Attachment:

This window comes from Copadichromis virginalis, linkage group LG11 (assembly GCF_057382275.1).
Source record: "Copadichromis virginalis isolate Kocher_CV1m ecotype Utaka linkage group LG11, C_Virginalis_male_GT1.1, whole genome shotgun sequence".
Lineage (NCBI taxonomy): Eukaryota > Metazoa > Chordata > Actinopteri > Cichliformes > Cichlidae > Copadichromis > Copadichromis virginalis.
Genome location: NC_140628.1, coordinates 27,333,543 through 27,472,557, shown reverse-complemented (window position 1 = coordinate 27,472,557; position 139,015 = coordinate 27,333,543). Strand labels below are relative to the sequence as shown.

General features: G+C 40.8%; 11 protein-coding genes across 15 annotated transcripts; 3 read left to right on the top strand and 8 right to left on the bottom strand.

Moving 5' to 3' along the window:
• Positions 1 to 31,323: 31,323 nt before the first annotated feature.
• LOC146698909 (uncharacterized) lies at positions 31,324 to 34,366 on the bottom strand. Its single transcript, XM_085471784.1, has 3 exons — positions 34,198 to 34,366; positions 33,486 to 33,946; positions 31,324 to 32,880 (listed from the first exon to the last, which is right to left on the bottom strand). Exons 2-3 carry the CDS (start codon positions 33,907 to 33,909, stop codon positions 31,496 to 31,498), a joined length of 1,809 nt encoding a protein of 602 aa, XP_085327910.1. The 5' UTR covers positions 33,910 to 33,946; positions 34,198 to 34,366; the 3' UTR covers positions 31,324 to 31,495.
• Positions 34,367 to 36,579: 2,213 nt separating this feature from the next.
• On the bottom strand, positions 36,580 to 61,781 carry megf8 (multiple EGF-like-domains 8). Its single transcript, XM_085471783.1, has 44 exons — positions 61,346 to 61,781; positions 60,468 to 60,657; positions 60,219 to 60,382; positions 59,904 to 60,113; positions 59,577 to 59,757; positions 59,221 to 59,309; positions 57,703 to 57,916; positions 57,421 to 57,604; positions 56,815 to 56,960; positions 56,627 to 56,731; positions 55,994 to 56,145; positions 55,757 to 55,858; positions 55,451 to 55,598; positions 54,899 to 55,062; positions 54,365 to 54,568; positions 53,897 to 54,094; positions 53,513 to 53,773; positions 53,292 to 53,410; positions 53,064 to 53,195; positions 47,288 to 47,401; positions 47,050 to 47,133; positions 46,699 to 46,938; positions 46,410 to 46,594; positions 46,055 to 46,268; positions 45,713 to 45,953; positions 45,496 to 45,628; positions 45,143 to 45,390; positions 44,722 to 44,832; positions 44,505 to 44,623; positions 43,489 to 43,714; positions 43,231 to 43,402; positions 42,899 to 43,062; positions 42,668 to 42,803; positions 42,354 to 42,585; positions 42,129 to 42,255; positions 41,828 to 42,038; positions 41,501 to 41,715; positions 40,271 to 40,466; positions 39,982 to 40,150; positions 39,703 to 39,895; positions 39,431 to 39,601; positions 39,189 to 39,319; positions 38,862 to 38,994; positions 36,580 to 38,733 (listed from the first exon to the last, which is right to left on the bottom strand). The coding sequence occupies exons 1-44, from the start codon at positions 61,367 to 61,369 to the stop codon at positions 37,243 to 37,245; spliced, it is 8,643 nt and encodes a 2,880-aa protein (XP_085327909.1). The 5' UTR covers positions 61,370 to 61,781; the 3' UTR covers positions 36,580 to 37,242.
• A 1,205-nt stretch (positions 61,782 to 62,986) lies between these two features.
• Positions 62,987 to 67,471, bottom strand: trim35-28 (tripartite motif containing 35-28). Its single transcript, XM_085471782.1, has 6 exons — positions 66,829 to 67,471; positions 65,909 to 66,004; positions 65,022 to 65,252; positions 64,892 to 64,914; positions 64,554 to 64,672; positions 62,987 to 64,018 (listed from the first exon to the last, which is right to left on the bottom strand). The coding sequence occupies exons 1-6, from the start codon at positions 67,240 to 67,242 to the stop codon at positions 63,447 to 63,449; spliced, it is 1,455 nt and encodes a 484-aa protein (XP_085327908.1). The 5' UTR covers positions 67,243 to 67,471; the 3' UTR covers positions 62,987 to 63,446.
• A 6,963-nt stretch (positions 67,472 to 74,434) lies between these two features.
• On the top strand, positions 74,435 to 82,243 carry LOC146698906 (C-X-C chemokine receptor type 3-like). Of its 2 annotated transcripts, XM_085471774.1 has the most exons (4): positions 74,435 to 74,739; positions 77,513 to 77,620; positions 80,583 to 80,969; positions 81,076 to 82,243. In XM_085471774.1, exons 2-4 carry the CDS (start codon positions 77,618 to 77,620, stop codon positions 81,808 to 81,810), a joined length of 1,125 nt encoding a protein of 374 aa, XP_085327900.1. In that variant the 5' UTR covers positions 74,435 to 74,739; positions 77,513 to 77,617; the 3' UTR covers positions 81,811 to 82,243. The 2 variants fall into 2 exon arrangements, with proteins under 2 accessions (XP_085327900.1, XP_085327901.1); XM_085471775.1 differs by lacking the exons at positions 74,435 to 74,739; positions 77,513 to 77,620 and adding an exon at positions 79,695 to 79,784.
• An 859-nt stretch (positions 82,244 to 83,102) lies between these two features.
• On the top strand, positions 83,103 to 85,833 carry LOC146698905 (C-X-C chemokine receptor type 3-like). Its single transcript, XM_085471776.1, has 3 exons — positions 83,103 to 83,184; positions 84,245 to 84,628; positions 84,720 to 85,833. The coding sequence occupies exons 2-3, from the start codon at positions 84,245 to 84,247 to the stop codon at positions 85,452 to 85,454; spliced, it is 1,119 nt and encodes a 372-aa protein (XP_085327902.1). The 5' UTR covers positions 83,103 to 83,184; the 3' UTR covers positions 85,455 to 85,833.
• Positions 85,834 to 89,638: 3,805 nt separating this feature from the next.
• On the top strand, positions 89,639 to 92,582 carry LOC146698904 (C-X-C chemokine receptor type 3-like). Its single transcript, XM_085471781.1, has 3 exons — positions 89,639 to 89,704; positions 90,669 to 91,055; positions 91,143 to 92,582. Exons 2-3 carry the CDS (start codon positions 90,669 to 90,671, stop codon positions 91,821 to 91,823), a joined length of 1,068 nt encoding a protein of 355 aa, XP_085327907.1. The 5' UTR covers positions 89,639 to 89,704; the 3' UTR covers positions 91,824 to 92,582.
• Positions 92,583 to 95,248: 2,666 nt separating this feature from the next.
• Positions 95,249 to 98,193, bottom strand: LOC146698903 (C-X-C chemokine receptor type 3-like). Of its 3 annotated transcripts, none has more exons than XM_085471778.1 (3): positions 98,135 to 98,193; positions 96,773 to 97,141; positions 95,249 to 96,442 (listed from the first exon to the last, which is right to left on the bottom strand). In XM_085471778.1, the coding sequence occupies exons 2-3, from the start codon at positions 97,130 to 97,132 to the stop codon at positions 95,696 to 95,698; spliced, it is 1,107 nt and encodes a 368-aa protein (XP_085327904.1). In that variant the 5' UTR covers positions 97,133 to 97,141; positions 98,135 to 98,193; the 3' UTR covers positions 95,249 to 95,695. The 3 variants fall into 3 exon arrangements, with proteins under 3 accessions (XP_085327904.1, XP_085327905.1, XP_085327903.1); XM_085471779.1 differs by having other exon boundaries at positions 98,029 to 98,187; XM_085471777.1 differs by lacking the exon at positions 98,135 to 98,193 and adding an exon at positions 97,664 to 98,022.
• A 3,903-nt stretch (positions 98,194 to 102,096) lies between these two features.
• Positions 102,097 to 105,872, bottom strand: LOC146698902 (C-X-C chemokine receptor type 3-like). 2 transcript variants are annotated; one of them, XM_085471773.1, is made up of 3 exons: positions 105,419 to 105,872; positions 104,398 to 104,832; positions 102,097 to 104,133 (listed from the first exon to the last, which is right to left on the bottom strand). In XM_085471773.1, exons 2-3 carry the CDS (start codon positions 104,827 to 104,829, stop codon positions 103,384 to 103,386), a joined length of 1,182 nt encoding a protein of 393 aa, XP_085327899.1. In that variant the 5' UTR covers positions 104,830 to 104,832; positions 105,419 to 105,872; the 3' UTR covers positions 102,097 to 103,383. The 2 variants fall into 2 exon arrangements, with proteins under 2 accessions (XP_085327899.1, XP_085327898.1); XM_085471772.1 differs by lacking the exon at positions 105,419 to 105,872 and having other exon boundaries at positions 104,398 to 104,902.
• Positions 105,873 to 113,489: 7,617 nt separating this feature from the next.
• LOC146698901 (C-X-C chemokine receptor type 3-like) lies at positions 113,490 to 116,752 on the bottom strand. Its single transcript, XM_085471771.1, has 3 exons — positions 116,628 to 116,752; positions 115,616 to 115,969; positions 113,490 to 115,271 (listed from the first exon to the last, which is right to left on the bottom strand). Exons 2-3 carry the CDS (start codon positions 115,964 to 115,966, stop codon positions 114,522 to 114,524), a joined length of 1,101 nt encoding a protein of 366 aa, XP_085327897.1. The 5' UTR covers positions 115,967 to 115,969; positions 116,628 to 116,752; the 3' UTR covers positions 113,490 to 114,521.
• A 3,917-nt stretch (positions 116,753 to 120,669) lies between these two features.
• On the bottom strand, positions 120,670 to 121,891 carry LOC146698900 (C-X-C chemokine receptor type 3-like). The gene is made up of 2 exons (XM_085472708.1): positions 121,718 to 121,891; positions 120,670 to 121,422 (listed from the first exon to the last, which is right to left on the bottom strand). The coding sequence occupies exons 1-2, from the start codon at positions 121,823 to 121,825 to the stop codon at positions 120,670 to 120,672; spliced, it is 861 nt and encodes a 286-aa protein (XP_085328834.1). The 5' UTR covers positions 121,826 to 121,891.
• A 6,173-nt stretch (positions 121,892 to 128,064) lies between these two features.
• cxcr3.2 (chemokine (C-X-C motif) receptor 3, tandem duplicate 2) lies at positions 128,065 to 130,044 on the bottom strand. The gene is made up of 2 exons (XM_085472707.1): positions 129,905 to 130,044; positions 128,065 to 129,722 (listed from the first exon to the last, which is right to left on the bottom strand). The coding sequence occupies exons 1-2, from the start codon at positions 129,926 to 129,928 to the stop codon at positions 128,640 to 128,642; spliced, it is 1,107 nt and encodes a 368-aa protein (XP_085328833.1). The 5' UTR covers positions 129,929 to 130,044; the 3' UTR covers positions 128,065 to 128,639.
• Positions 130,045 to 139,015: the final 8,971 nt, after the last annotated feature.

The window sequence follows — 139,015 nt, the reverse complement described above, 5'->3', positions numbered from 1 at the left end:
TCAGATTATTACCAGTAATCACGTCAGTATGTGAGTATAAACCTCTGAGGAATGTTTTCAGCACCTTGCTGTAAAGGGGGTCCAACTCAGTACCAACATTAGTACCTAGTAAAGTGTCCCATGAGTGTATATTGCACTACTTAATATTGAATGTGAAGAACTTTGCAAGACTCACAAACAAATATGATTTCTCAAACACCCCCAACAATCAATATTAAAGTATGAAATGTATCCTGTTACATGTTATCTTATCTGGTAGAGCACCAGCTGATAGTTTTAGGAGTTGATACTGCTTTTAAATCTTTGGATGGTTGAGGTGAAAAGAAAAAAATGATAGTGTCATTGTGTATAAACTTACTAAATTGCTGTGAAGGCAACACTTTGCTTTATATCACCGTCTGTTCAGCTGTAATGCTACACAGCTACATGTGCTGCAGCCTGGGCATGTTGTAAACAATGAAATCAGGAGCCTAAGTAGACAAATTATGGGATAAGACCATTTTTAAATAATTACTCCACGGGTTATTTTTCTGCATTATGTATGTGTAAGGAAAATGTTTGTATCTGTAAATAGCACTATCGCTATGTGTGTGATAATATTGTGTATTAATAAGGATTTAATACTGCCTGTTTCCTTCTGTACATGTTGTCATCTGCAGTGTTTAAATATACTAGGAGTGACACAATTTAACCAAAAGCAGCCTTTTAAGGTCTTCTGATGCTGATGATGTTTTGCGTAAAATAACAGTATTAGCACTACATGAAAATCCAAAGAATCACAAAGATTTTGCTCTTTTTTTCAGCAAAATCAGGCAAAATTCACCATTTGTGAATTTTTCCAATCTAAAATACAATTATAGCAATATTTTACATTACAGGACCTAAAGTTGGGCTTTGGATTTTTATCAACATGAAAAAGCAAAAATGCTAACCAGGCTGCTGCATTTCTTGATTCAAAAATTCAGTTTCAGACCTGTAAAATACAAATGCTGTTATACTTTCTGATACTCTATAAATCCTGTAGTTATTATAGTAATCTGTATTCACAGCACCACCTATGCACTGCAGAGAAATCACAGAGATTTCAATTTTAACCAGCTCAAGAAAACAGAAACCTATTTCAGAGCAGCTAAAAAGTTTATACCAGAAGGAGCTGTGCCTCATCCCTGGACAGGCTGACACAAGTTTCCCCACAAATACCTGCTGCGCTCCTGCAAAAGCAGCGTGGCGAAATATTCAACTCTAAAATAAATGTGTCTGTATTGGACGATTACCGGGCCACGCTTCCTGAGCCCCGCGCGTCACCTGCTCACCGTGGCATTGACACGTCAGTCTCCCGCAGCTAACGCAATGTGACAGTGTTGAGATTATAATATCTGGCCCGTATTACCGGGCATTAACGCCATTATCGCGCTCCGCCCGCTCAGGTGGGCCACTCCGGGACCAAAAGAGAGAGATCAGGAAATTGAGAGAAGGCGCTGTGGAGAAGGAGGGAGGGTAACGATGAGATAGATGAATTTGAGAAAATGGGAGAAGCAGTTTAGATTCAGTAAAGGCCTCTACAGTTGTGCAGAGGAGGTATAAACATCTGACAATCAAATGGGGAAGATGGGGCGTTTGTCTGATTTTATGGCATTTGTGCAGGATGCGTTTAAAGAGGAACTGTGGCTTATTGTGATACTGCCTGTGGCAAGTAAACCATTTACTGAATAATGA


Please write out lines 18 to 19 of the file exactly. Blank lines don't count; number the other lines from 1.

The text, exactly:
• On the top strand, positions 89,639 to 92,582 carry LOC146698904 (C-X-C chemokine receptor type 3-like). Its single transcript, XM_085471781.1, has 3 exons — positions 89,639 to 89,704; positions 90,669 to 91,055; positions 91,143 to 92,582. Exons 2-3 carry the CDS (start codon positions 90,669 to 90,671, stop codon positions 91,821 to 91,823), a joined length of 1,068 nt encoding a protein of 355 aa, XP_085327907.1. The 5' UTR covers positions 89,639 to 89,704; the 3' UTR covers positions 91,824 to 92,582.
• Positions 92,583 to 95,248: 2,666 nt separating this feature from the next.